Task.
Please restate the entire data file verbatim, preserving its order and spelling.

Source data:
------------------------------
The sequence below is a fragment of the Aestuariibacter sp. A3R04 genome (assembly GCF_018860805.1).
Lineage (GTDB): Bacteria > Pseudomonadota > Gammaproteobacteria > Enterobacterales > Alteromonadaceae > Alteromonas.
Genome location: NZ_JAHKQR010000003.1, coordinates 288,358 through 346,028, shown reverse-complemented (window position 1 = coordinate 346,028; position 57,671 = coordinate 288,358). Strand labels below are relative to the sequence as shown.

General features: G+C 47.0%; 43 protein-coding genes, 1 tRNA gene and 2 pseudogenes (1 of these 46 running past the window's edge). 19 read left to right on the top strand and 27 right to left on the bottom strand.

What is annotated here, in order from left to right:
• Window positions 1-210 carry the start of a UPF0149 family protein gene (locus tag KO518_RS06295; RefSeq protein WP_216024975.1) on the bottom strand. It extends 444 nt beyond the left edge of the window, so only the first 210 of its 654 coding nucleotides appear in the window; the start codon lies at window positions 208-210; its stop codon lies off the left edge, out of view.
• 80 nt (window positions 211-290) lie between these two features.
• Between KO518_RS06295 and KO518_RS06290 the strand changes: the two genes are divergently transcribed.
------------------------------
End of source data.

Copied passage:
The sequence below is a fragment of the Aestuariibacter sp. A3R04 genome (assembly GCF_018860805.1).
Lineage (GTDB): Bacteria > Pseudomonadota > Gammaproteobacteria > Enterobacterales > Alteromonadaceae > Alteromonas.
Genome location: NZ_JAHKQR010000003.1, coordinates 288,358 through 346,028, shown reverse-complemented (window position 1 = coordinate 346,028; position 57,671 = coordinate 288,358). Strand labels below are relative to the sequence as shown.

General features: G+C 47.0%; 43 protein-coding genes, 1 tRNA gene and 2 pseudogenes (1 of these 46 running past the window's edge). 19 read left to right on the top strand and 27 right to left on the bottom strand.

What is annotated here, in order from left to right:
• Window positions 1-210 carry the start of a UPF0149 family protein gene (locus tag KO518_RS06295; RefSeq protein WP_216024975.1) on the bottom strand. It extends 444 nt beyond the left edge of the window, so only the first 210 of its 654 coding nucleotides appear in the window; the start codon lies at window positions 208-210; its stop codon lies off the left edge, out of view.
• 80 nt (window positions 211-290) lie between these two features.
• Between KO518_RS06295 and KO518_RS06290 the strand changes: the two genes are divergently transcribed.